Any minute now, I am expecting Chris home from his first day of working as the executive chef of a restaurant that is officially open to the public. We haven’t seen much of him the last few days outside of a few minutes we can sneak in here and there…here and there typically being the kitchen
or the dining room.
But any time with dad is better than no time, so we aren’t going to complain about getting it at the restaurant.
And since today was opening day, that means we are way more than halfway through the hard part. Chris’ staff has long been hired, menus planned, and policies set. Now he’s just oiling the gears and soon life should fall back into a rhythm that involves two parents instead of one — but that’s not the only reason we were excited for this day to come. We (Nora especially) have found friends in “Miss Jordan”and her family, and we are genuinely excited for them and happy to be party of such a fabulous venture.
Saturday, the Fischers threw a huge celebratory party which was an amazing preview of all that is to come.Horses and all.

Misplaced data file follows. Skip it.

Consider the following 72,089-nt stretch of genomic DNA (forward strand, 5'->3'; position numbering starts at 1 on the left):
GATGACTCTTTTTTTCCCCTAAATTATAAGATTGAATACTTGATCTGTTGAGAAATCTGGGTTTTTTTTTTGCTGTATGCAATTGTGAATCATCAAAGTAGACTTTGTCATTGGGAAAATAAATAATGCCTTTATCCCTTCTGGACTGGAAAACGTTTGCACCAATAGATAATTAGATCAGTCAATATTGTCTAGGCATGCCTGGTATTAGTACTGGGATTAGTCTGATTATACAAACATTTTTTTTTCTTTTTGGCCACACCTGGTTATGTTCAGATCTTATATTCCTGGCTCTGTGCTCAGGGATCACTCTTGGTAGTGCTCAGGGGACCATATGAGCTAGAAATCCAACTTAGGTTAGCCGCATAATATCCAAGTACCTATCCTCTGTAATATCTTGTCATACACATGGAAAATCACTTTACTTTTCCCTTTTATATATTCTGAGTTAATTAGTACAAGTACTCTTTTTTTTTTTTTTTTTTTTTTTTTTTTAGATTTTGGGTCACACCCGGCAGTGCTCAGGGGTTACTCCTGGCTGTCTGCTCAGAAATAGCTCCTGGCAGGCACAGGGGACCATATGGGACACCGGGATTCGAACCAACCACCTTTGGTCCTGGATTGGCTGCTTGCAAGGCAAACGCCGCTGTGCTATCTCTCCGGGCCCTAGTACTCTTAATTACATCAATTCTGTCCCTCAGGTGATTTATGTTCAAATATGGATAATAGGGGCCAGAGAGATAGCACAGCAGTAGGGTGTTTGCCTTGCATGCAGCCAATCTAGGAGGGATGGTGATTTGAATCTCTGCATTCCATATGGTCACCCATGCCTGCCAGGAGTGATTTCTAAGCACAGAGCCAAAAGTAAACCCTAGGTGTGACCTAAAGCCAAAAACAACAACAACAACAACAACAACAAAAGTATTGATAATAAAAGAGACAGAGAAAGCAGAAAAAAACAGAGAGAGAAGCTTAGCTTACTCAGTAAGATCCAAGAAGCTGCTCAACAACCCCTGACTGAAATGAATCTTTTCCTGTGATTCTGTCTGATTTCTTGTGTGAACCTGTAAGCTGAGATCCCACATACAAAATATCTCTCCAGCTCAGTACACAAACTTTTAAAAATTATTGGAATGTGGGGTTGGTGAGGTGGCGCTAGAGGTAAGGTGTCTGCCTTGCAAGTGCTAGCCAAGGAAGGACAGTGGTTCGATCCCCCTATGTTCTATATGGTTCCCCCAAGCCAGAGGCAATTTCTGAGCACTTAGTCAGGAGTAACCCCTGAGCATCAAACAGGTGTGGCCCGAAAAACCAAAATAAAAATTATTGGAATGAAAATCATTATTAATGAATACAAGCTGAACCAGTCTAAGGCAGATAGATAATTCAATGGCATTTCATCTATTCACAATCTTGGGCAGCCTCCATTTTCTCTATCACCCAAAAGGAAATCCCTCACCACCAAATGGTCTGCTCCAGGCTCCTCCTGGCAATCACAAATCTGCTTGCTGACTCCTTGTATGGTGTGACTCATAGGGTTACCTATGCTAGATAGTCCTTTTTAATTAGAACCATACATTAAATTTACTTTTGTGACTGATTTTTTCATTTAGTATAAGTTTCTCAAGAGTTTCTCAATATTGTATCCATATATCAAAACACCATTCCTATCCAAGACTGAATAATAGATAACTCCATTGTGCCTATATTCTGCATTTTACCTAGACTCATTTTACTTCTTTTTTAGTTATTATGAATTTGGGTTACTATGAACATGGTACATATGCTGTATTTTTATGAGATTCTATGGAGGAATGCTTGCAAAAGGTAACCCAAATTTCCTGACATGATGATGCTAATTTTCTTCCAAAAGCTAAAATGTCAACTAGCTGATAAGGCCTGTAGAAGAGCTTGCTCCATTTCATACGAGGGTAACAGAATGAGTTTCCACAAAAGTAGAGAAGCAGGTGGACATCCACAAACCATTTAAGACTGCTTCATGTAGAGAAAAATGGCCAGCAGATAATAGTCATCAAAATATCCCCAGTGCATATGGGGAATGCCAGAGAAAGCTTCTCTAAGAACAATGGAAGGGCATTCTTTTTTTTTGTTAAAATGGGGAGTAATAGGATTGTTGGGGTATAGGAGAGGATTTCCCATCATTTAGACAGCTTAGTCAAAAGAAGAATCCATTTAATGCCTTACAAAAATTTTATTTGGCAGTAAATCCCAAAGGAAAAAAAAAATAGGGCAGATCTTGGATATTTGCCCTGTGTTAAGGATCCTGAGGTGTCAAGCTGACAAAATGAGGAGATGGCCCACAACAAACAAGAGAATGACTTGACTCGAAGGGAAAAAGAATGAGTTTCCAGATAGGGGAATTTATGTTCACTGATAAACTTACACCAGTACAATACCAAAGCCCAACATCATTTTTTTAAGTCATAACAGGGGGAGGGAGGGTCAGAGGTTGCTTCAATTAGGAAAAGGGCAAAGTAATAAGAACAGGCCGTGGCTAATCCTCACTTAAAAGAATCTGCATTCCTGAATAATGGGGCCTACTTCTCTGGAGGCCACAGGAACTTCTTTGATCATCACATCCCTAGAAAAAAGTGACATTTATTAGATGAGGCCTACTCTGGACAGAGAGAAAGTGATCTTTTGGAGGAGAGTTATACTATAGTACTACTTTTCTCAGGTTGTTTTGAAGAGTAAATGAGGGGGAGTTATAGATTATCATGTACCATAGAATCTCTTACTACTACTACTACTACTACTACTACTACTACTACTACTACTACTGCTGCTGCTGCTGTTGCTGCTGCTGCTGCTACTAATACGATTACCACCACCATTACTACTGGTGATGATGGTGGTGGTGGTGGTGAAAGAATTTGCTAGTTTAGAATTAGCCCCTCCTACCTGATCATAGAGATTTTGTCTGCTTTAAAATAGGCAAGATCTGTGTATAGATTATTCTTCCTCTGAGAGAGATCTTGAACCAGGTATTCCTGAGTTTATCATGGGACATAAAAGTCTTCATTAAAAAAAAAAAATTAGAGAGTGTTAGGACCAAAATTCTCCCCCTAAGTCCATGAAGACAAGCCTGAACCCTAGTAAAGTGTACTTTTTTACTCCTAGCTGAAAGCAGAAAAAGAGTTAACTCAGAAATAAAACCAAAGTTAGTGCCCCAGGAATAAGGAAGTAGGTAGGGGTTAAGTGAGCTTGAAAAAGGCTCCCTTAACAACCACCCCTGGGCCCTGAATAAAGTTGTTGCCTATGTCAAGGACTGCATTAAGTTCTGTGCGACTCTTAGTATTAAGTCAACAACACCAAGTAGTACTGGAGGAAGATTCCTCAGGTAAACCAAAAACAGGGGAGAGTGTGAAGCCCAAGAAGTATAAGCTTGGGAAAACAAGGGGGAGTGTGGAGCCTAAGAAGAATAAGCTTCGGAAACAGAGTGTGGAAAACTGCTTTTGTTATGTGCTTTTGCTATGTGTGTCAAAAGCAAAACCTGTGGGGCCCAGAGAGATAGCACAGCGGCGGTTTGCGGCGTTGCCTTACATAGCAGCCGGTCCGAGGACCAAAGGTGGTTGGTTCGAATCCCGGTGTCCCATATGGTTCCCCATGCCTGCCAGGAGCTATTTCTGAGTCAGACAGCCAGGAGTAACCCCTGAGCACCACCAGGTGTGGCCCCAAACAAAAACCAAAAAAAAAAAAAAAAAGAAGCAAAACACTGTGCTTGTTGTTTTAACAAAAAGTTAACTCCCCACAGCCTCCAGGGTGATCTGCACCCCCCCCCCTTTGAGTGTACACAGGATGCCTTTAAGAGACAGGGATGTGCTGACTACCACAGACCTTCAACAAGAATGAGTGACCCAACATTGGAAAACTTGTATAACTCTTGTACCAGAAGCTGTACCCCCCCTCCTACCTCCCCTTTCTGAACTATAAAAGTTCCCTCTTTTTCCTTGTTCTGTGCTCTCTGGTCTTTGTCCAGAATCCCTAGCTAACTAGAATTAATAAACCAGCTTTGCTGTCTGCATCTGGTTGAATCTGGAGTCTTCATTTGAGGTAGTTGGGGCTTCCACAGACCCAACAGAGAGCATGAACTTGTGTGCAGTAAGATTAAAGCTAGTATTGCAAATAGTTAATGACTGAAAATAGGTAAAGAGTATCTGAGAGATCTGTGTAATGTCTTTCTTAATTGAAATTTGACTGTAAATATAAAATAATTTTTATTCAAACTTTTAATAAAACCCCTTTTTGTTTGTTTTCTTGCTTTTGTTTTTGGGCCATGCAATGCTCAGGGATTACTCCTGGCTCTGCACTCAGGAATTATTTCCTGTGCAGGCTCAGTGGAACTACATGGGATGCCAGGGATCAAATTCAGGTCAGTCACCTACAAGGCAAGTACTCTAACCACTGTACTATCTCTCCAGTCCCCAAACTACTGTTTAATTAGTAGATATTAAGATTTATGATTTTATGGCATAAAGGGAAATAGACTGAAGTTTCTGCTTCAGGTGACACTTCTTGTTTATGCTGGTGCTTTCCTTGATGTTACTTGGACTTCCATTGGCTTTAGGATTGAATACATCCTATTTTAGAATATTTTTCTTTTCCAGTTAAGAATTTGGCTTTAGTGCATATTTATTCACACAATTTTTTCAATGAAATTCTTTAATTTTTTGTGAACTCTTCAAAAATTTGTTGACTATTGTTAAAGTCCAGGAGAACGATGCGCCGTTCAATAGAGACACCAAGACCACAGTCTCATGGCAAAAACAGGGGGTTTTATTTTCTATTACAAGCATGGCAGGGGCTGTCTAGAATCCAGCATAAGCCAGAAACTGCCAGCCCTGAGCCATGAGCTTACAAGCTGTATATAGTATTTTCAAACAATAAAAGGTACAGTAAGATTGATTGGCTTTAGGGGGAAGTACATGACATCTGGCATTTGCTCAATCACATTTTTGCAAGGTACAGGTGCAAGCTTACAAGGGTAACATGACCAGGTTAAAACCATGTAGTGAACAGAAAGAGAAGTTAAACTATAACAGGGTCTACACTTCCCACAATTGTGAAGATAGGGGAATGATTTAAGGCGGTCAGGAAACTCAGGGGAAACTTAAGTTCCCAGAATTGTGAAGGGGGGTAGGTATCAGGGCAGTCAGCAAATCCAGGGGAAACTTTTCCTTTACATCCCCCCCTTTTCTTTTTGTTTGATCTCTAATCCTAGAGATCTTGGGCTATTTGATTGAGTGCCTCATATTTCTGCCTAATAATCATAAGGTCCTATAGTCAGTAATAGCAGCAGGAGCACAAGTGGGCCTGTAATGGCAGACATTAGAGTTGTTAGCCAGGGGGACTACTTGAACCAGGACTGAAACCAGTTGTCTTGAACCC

Nora spent the evening playing at a friend’s house, but little Zara Bea tagged along for the early part of the evening where she got to rub elbows with all sorts of important people from the Governor and high level military officers, to Pete Coors, Holly Williams and Annie Clements of Sugarland. Oh, yes, and she might have drooled all over Liz Cheney, who just couldn’t resist Zara’s chubby little cheeks and head full of hair. I couldn’t help but think all evening was that the best thing about breastfed babies is just how portable they are; we were in and out in two hours at the beginning, and Zara did great.
My dad and grandmother came up for the weekend to spend a little time with the girls and me, and get a chance to see the restaurant in action. It was fun to have them here for the opening, and a nice break to have other entertainers around for Nora. Thursday, we took a trip back into the mountains, which I’ve wanted to do but didn’t think I could manage on my own.
My goodness, do I think this scenery is spectacular. If only we lived closer…I could stare at that view all day.
We found the perfect spot for a picnic, climbing and hiking, and of course lots of pictures.
And not just pictures with me behind the lens!
The beauty of visitors is that I get a chance to step in front of the camera for a rare picture not taken by me.
(I can’t get over Zara’s little old man face in ^that^ picture. It’s quite possibly the cutest serious look ever.)